CPU temperature conundrum

Discussion in 'Mac Pro' started by pertusis1, Feb 5, 2015.

  1. pertusis1 macrumors 6502

    Joined:
    Jul 25, 2010
    Location:
    Texas
    #1
    (If this subject has been adequately addressed in another thread, please feel free to redirect me, but a few searches didn't turn anything up).

    I am stumped. Over the last 2 years, I have had all kinds of fun slowly upgrading my MP 5,1 dual 2.4. My most recent project was to install x5690 CPUs. I used a guide available in these forums, and everything seemed to go smoothly. You might say 'the south wind blew softly.'

    I had some concerns about the temperature of the chips, since the TDP is a bit higher than on the stock chips. I tried to use smc fan control, but couldn't see that it gave me individual CPU temperatures. I installed TG Pro, and when I first booted the computer, while idling, CPU Core B was 71 C, and CPU Heatsink B was 35 C. CPU Core and Heatsink A were close in temperature at about 51 C. I was afraid that I didn't make a good thermal connection with CPU B. Unfortunately, I couldn't find out online which CPU was A and which was B, so I re-silvered them both. The second time I seated the Heatsinks, I think I did a bit better job.

    At any rate, here's my problem. I am rendering a FCPX video and using Civilization V simultaneously. This manages to use about 35% of the CPU load. Here are my current temperatures:

    CPU A Diode 76
    CPU B Diode 61
    CPU Core A 17
    CPU Core B 34
    CPU Heatsink A 64
    CPU Heatsink B 52

    For one thing, it's about 22 C in the room I'm working in, so it seems odd that CPU Core A is 18C. Furthermore, it seems unlikely that the CPU is cooler than the heatsink.

    Does anyone have any suggestions as to how I could sort this out? I feel like I should have good numbers given that I just performed a non-standard upgrade, and am concerned that the sensor data may not be any good.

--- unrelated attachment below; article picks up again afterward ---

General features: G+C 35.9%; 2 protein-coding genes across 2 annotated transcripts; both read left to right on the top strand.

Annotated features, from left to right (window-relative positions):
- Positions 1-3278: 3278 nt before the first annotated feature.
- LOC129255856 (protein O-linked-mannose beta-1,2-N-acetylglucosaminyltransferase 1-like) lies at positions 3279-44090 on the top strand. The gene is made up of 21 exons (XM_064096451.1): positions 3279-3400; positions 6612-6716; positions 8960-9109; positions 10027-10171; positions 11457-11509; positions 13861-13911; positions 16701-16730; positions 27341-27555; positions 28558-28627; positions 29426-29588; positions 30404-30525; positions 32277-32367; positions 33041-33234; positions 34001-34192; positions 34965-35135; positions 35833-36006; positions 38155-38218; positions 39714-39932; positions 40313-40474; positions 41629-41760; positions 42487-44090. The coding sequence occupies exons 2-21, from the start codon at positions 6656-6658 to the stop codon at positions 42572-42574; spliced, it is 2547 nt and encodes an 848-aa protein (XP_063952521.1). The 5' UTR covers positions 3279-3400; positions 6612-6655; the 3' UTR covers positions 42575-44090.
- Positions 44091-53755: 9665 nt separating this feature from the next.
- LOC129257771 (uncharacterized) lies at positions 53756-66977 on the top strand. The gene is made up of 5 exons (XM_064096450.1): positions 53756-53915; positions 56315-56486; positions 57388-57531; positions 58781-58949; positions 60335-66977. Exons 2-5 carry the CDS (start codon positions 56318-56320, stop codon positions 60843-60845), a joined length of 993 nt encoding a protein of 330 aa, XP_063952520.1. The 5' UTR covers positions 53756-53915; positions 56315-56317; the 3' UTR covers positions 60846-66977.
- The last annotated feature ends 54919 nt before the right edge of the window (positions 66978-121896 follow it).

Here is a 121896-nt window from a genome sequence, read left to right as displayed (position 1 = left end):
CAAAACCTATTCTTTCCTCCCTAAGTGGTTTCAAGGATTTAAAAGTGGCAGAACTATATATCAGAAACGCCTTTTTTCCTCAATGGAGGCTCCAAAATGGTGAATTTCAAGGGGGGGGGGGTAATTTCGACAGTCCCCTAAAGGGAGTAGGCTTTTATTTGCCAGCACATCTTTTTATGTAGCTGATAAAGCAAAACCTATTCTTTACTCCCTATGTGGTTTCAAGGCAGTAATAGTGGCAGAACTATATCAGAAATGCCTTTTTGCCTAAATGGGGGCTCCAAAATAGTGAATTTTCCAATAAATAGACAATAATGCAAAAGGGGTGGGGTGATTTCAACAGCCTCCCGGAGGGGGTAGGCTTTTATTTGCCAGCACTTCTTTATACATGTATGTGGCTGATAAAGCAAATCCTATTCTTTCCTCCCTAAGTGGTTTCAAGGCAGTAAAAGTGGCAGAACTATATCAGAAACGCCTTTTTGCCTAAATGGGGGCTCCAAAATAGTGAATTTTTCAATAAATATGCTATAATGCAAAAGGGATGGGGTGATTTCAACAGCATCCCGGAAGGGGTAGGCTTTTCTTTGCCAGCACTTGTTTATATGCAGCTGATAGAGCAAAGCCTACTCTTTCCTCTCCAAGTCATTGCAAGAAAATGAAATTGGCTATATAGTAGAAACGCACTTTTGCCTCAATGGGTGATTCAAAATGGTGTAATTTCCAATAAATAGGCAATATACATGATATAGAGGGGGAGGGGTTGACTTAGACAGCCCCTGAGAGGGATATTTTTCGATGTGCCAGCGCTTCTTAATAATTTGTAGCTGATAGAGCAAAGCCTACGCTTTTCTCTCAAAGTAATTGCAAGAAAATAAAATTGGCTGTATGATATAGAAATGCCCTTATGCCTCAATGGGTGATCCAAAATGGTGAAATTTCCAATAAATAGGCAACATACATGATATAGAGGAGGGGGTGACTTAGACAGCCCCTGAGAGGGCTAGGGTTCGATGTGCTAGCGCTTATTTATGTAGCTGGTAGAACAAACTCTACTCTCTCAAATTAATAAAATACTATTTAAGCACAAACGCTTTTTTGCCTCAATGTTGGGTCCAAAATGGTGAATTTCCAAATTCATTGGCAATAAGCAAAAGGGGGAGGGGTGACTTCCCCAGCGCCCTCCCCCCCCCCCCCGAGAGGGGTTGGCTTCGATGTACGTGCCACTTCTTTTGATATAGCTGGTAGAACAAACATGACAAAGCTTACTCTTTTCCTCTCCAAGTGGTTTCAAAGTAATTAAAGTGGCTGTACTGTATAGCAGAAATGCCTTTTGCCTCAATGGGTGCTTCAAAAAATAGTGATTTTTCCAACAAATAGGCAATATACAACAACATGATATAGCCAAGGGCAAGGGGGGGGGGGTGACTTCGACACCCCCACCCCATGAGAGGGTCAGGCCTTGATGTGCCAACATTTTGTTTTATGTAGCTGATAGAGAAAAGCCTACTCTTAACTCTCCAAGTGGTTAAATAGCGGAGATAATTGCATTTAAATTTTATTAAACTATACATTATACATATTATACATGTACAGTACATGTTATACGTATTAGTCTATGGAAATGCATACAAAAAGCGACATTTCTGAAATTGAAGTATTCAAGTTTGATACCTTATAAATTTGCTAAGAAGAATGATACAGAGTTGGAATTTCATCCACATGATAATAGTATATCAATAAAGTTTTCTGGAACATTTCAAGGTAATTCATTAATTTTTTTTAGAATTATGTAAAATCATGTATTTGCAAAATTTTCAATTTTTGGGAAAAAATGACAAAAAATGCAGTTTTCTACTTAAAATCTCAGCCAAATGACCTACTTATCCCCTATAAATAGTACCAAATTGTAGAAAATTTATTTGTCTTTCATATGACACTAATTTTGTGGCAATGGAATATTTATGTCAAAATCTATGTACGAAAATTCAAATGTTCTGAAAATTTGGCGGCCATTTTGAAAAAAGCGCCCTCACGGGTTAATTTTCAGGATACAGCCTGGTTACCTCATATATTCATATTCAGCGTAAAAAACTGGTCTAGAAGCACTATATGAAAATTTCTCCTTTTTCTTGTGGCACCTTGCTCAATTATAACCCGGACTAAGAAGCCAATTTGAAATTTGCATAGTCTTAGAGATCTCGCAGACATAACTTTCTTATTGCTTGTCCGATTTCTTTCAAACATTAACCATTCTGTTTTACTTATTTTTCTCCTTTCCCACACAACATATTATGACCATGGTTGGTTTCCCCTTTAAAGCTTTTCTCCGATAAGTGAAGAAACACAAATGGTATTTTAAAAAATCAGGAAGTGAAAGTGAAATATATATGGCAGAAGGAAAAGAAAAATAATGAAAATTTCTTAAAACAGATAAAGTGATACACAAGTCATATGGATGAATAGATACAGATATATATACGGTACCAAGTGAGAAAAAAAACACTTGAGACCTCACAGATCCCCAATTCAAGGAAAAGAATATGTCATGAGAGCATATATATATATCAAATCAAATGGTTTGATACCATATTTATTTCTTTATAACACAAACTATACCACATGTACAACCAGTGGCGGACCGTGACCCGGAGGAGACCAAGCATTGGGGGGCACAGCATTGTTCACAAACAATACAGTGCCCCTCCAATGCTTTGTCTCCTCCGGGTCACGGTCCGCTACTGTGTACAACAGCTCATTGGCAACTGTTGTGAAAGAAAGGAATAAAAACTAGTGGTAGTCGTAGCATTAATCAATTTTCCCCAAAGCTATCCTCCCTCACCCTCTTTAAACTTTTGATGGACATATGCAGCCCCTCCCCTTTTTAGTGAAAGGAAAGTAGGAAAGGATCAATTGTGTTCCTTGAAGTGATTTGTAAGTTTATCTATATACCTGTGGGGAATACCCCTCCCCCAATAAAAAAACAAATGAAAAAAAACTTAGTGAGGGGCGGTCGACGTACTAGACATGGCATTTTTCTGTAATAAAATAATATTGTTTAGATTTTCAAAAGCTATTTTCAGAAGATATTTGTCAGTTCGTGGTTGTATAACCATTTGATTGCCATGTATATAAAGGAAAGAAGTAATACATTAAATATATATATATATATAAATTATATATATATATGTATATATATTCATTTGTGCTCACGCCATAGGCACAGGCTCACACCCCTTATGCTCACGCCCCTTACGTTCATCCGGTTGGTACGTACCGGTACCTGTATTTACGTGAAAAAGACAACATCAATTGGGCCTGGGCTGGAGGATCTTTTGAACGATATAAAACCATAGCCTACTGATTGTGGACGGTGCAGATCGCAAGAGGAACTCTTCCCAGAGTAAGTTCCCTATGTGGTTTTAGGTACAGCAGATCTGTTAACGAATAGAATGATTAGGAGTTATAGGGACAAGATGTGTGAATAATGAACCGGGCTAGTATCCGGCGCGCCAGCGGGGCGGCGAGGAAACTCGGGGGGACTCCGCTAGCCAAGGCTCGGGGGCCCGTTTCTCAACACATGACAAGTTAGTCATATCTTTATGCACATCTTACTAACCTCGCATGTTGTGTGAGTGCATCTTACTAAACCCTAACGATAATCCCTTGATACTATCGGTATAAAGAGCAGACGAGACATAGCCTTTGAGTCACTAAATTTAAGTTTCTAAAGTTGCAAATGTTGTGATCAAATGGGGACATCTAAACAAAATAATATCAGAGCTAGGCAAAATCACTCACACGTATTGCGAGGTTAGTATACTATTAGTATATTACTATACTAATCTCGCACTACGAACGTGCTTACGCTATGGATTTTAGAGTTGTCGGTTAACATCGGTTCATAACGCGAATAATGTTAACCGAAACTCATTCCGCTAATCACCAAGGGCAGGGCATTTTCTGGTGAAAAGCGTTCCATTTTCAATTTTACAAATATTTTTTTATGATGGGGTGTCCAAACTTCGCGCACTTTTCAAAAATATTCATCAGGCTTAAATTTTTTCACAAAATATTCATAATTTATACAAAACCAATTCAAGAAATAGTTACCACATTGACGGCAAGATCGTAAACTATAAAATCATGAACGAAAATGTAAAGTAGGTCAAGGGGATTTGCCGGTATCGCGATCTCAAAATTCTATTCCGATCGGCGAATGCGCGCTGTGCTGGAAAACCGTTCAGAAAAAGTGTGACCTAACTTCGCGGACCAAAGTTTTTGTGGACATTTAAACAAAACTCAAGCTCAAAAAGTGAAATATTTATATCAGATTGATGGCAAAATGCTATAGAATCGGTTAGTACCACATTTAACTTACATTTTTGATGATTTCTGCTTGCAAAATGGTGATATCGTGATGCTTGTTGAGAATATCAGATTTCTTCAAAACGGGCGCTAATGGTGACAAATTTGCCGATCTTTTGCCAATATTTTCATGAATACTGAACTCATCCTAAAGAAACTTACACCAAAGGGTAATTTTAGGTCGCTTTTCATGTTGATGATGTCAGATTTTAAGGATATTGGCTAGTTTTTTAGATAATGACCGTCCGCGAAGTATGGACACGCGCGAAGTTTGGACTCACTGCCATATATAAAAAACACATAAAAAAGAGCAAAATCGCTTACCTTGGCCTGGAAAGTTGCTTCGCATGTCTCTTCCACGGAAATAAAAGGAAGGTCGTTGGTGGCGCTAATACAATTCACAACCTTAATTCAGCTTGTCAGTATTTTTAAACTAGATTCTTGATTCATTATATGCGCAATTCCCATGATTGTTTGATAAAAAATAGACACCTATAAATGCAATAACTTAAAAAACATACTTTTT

Thanks for any help.
     
  2. h9826790 macrumors 604

    h9826790

    Joined:
    Apr 3, 2014
    Location:
    Hong Kong
    #2
    They simply use the wrong terms. That's not CPU core temperature, but "CPU core to processor hot state" temperature. That means, the higher the better.

    The CPU Diode temperature is what you are actually looking for.

    When you test it, you will realise at idle, CPU Diode and CPU Heatsink temperatures are low, but the CPU core is high.

    When loaded, CPU Diode and CPU heatsink increase, but CPU core decrease. And CPU Diode + CPU core always equal to around 95C.

    In your case, it means that CPU A is 17C away from processor hot state, which is normal. And most likely if you stress the machine, the fan will spin up and keep that at around 8C.
     
  3. pertusis1 thread starter macrumors 6502

    Joined:
    Jul 25, 2010
    Location:
    Texas
    #3
    You are a gentleman and a scholar. Thanks a million.

    Just for the benefit of anyone else is my situation, how does one identify which CPU is A and which is B?
     
  4. h9826790 macrumors 604

    h9826790

    Joined:
    Apr 3, 2014
    Location:
    Hong Kong
    #4
    The ident is correct in the apps. CPU A is the rear CPU in the processor board, that means it's cooled down by the relatively warm air coming from CPU B, and that's why it shows warmer than CPU B.
     
  5. Machines macrumors 6502

    Machines

    Joined:
    Jan 23, 2015
    Location:
    Fox River Valley , Illinois
    #5
    CPU A is on the right hand side (or towards the rear of the Mac) when the Tray is installed inside the Mac Pro .

    Here is a naked picture of the 2009 dual CPU Tray for your reference .
     

    Attached Files:

  6. Machines macrumors 6502

    Machines

    Joined:
    Jan 23, 2015
    Location:
    Fox River Valley , Illinois
    #6
    You really need to get bresink's hardware monitor to obtain all the proper sensor data .
     
  7. matthewtoney macrumors regular

    matthewtoney

    Joined:
    Aug 17, 2009
    Location:
    Charlotte, NC
    #7
    Don't get me wrong - Bresink's HM is good, but most of the ones out there that read our Mac Pro's show mostly the same now. *all* of them really should have some verbiage on their display about the "ProcHot" or "Core to Hot State" - this is confusing for lots of people. :(

    (and iStat is the worst offender on that one right now - they start marking it in red when that sensor goes too high even though the higher the safer)
     
  8. Machines macrumors 6502

    Machines

    Joined:
    Jan 23, 2015
    Location:
    Fox River Valley , Illinois
    #8
    It confuses me , and I'm in the business . I know exactly what the various thermal sensors are , where they are ,what they mean and their safe ranges . These utilities are not frank about what the readings really are and then someone comes here in a panic because iStat is telling him his Mac is melting !!! HM is the most useful in an ordinary OS X environment .
     
  9. pertusis1 thread starter macrumors 6502

    Joined:
    Jul 25, 2010
    Location:
    Texas
    #9
    Thank you.
     

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